If you buy a bunch of mutual funds, you’ve got the wrong account. This option ensures you won’t play an active role in your investing; it also increases your odds of seeing poor returns and paying too much in fees. If you begin your personal investing career by securing a bunch of mutual funds, you’ve taken a giant step in the wrong direction.
Your IRA can offer a lot more control, but I’m hoping you’ll have an IRA you put money in as well as another account that’s a little more hands on and a little more exciting. Two options to look at are Betterment and LendingClub. Betterment is a fiduciary, so the managers there are legally obligated to put your financial interests ahead of any partners or third-party connections. You can choose the types of industries you want to invest in, and the company is good about rebalancing your positions to keep returns stable.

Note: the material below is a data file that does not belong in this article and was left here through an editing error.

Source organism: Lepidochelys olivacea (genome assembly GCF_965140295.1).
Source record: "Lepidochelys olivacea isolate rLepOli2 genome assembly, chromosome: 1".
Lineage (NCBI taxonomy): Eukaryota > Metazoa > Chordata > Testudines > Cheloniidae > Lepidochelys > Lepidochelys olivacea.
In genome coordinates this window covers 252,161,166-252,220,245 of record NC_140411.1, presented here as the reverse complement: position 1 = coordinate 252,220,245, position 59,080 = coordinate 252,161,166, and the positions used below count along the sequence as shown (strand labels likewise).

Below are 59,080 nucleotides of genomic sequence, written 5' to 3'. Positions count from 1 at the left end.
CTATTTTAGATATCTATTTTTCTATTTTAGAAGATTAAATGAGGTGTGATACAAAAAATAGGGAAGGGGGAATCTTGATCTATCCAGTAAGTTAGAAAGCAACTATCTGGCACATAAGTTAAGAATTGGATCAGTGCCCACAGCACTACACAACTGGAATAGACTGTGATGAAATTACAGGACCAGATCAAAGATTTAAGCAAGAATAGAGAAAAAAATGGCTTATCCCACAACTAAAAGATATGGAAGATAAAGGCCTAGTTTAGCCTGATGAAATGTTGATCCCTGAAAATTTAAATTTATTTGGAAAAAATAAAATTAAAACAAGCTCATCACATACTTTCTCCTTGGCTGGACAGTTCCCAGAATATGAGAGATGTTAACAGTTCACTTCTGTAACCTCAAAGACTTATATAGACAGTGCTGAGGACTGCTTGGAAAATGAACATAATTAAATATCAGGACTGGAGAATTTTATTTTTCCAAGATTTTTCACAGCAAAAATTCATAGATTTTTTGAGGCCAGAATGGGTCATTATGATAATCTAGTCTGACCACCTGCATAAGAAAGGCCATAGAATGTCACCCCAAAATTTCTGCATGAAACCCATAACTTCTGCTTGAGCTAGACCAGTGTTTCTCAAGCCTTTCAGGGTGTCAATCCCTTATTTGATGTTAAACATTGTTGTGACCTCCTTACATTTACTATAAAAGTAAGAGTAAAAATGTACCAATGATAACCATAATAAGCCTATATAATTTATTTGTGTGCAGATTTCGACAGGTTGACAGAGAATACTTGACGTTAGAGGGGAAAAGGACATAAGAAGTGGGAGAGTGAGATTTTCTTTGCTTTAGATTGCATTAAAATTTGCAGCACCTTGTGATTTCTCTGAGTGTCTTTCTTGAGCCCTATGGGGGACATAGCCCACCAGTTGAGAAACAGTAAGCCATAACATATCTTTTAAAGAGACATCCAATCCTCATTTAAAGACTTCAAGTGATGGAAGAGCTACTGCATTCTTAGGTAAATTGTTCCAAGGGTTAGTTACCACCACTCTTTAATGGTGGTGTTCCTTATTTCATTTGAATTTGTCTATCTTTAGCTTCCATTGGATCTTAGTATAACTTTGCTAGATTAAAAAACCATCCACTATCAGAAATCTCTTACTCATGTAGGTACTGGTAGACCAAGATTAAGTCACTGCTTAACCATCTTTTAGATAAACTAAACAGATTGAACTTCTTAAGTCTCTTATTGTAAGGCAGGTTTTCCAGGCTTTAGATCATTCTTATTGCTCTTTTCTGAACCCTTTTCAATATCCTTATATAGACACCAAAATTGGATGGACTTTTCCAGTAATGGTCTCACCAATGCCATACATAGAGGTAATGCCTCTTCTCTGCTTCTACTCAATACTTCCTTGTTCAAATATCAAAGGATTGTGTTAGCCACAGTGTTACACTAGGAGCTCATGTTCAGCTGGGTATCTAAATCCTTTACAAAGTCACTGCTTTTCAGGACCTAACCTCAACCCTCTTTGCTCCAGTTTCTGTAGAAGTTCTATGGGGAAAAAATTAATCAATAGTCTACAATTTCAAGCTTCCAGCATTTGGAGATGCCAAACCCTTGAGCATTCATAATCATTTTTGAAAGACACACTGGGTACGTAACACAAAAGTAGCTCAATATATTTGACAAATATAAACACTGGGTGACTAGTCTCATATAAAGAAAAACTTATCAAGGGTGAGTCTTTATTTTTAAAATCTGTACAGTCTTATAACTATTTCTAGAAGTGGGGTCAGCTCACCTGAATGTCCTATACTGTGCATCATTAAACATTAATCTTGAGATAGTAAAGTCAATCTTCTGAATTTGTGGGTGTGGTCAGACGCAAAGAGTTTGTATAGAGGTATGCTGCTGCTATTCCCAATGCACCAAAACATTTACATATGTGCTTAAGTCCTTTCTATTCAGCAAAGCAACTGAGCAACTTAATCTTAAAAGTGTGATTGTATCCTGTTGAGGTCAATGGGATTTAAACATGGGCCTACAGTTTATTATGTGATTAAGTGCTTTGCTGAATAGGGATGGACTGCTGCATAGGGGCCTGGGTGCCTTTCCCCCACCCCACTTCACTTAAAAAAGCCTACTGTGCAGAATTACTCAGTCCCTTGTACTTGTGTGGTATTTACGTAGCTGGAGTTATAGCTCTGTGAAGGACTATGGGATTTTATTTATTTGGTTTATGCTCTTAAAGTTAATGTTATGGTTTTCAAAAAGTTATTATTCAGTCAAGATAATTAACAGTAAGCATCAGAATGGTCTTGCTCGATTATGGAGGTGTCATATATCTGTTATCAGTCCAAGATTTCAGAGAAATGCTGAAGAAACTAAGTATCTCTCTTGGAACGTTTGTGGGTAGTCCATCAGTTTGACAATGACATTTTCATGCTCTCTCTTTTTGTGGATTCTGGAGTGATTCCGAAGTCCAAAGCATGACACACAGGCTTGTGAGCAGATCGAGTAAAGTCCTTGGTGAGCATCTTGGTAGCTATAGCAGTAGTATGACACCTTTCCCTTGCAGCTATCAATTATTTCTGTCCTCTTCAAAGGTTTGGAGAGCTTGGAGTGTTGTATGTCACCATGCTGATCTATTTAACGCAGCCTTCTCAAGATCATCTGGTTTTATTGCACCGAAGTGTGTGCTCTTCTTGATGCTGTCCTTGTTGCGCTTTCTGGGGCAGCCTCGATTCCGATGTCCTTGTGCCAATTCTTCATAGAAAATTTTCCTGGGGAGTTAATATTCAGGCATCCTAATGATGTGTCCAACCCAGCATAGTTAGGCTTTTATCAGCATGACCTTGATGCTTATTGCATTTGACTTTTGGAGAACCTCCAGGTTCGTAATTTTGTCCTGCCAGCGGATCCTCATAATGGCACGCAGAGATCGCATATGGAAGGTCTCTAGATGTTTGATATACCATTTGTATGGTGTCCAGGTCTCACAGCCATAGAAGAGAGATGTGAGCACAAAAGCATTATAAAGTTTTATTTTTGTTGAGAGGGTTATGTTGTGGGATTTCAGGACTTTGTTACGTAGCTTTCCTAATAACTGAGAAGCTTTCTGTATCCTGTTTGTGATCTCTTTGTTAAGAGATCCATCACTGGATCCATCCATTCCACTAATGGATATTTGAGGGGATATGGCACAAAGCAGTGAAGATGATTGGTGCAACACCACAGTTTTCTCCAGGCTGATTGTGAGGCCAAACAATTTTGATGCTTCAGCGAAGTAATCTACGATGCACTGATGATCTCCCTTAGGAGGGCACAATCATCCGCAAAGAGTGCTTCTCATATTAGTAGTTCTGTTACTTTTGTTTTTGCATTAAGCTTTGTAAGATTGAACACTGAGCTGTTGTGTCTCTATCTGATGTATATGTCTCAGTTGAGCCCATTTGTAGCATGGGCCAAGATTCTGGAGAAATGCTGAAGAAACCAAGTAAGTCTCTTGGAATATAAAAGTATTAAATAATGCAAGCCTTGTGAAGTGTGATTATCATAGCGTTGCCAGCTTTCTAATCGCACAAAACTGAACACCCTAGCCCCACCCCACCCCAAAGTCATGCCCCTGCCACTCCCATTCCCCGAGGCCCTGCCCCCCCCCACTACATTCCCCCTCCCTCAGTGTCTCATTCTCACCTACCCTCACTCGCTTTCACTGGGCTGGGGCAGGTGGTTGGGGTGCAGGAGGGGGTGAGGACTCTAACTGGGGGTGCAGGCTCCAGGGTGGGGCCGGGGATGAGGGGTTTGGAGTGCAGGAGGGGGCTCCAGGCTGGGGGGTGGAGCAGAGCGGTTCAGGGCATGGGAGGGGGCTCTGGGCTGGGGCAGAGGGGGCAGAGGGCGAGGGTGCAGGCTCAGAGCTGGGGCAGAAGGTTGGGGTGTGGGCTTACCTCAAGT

With LendingClub, you and other investors pool money to fund people’s loans. These loans cover everything from business funding to debt consolidation, and your rate of return will depend on the risk exposure presented by the borrower. You can open an account with relatively little capital, and you can either choose specific loans to finance or have an expert manage your account while sticking to your preferences.
There are lots of personal investing firms that let you do a good amount of the work while still providing information and support, and Betterment and LendingClub are two I approve of. It’s OK if you don’t go with these options, as long as you remember to stay away from those mutual funds.
Say it with me: I don’t have to be a billionaire to invest in real estate. This is hard for most people to fathom, but there are ways to earn money off property without forking over millions of dollars.
For example, you can look into real estate investment trusts (REITs), which enable you to add real estate to your portfolio without owning physical property. You can buy tax liens which allow you to collect payments and interest from other property owners. If you’re interested in buying liens, you should start doing your research ASAP. A lot of money can be made this way, but the risk is higher than other options, so you need to know what you’re doing.